The Gap’s advertising, too, veered off course. Signing up the rapper Common as a pitchman was a play for teen consumers, but analysts point out that it might have been better to forget that fickle demographic and win back folks who remember the Gap in its heyday. Meanwhile, Pressler missed his chance to remind people in their 20s and 30s how hip the Gap could be. (Remember the thrilling Jump & Jive khaki-campaign holiday spots?) Pressler launched two entirely new brands– Forth & Towne, a midpriced line aimed at baby boomers, and Piperlime, an online shoe store–instead of working to make the Gap, Old Navy and Banana Republic relevant again. Rather than trying to be everything to everyone again, says David Bassuk, retail consultant at Kurt Salmon Associates, Gap ought to focus its brands on a narrower group–shoppers in their 20s and 30s.

Those consumers have been gorging themselves at the so-called fast-fashion boutiques, such as H&M, Zara and Mexx. These stores have figured out how to cut the clothing cycle down from six months to six weeks, so their racks are constantly replenished with fresh styles still wet from the runway. Gap, on the other hand, with its huge operations and slower reaction times, has been forced into the riskier business of guessing up front how a season’s trends will play out (skinny jeans? newsboy caps?) and making huge bets on a few ideas.

For the wardrobe basics that used to be the Gap’s bread and butter, consumers now expect higher quality at a bargain price. Banana Republic has had some success filling that niche, promoting classically styled work clothes that can be brightened up for an evening out. Analysts say that brand is the one hot spot in Gap’s portfolio, with sales rising 2% last year. “You don’t want to waste Banana’s profits fixing other parts of the company,” says Bruce Greenwald, an economics professor at Columbia Business School.

Can this company be saved? Why not? Retailing is full of 360° turnarounds. Wall Street darling Abercrombie & Fitch, for example, was once an afterthought unit of Limited Brands but spun itself off and repositioned itself as the hottest label for the teen crowd. Even once dowdy JCPenney reinvigorated itself by hiring a smart merchandiser, Vanessa Castagna, as executive vice president and giving her the freedom to remake the brand. “She helped make Penney’s cool, and the Gap needs to be cool,” says Chen.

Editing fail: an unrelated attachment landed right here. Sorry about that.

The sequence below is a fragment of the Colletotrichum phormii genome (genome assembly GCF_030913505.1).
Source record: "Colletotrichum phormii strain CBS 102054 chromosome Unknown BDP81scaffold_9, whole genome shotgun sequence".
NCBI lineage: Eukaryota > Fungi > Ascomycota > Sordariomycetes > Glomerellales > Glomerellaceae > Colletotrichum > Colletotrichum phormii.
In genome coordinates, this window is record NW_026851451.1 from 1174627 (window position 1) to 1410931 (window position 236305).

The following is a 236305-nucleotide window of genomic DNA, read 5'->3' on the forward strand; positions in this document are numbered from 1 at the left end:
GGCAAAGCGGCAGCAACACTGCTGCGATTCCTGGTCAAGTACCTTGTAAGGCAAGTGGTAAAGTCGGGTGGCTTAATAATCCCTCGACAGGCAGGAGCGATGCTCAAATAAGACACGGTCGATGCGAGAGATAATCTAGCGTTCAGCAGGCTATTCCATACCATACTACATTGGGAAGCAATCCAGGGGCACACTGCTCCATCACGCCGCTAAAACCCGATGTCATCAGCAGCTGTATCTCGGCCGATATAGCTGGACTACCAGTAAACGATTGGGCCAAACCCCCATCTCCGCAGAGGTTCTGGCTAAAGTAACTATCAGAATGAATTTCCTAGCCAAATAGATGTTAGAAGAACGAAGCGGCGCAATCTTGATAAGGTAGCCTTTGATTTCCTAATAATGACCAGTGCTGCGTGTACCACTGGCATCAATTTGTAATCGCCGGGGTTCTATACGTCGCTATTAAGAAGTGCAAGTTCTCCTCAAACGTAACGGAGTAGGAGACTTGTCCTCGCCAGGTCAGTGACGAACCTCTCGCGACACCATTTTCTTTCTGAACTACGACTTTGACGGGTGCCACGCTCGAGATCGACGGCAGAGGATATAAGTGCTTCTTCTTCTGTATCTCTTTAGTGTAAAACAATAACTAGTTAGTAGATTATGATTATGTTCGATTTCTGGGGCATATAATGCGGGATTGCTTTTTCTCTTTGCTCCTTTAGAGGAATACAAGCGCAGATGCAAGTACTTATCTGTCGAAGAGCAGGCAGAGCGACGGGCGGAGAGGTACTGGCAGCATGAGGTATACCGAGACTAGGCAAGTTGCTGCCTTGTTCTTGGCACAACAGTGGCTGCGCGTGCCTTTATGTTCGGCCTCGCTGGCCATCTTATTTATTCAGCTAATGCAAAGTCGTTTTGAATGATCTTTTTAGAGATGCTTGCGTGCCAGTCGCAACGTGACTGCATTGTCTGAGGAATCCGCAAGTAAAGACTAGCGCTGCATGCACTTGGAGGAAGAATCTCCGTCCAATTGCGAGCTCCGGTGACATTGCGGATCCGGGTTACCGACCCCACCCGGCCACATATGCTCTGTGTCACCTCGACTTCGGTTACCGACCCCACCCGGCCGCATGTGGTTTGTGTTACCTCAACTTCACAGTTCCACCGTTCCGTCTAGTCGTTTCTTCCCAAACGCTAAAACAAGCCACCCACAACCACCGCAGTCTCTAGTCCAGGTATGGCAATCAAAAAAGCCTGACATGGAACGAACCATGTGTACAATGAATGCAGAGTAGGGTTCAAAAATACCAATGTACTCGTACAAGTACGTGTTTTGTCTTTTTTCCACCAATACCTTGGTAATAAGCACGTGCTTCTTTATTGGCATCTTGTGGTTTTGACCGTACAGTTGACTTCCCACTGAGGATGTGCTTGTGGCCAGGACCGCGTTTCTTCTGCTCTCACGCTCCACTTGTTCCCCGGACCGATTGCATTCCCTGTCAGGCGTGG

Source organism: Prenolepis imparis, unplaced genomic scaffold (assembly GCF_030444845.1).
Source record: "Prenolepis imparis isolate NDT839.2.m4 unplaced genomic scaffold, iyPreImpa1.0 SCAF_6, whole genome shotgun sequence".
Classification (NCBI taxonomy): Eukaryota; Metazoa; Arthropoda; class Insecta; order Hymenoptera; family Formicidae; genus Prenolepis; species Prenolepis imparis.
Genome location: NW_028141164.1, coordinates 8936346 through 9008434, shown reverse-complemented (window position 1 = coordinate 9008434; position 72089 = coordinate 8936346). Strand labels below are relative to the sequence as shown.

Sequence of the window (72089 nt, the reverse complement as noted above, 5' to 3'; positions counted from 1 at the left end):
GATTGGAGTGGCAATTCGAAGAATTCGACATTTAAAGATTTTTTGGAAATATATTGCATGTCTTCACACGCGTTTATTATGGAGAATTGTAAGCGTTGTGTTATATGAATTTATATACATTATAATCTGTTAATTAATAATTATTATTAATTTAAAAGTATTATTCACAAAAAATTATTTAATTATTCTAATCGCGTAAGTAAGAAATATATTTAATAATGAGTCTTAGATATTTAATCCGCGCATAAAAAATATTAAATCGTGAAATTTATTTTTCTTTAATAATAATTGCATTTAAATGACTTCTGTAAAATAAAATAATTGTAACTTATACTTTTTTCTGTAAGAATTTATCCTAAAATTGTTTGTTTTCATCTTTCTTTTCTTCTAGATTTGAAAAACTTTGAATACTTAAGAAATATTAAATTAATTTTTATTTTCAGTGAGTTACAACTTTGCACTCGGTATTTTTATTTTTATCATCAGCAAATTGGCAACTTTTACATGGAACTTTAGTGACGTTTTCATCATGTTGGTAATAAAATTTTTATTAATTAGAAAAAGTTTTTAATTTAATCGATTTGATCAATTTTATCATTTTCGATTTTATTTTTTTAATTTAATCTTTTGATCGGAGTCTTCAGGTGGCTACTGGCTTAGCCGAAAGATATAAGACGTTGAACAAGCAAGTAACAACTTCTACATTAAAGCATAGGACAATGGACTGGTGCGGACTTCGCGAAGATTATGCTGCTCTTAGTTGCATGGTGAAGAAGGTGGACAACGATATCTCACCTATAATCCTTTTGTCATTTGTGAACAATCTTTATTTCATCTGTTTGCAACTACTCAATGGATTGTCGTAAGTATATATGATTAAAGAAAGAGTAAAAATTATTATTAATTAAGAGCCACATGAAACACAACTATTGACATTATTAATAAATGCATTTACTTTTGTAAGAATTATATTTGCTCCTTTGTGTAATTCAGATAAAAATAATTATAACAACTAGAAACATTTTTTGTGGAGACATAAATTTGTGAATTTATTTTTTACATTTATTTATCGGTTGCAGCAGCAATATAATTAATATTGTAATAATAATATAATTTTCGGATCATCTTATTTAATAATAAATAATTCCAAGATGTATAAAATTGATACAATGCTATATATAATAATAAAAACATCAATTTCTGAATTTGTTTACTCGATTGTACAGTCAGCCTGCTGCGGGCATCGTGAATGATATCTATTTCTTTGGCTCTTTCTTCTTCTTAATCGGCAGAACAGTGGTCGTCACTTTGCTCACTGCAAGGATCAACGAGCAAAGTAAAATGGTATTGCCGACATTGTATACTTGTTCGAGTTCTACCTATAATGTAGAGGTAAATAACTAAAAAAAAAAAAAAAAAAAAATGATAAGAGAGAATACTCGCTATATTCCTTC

A new CEO would have the advantage of deep pockets and patient owners. Founders Donald and Doris Fisher, along with their son and interim CEO Robert Fisher, own about 33% of Gap shares and have never seemed interested in selling their baby; they want it fixed. One possibility: breaking up the company into three more-nimble parts, with each brand focused on a specific customer demographic. “The combination is overly complex and unmanageable,” says Todd Slater, managing director at Lazard Capital Markets. Whether or not it remains one intact company, industry experts say Gap will have to get back to the fashion basics at its flagship or risk losing even its undisputed title as the king of khaki.

With a company so large, one or two spot-on guesses could quickly usher in a Gap metamorphosis. “If they hit a trend with innovation, Gap has a lot at their disposal,” says David Sievers, a principal at Archstone Consulting. Of course, to make that happen, Gap needs to first find one thing: a CEO who really knows fashion. Fast.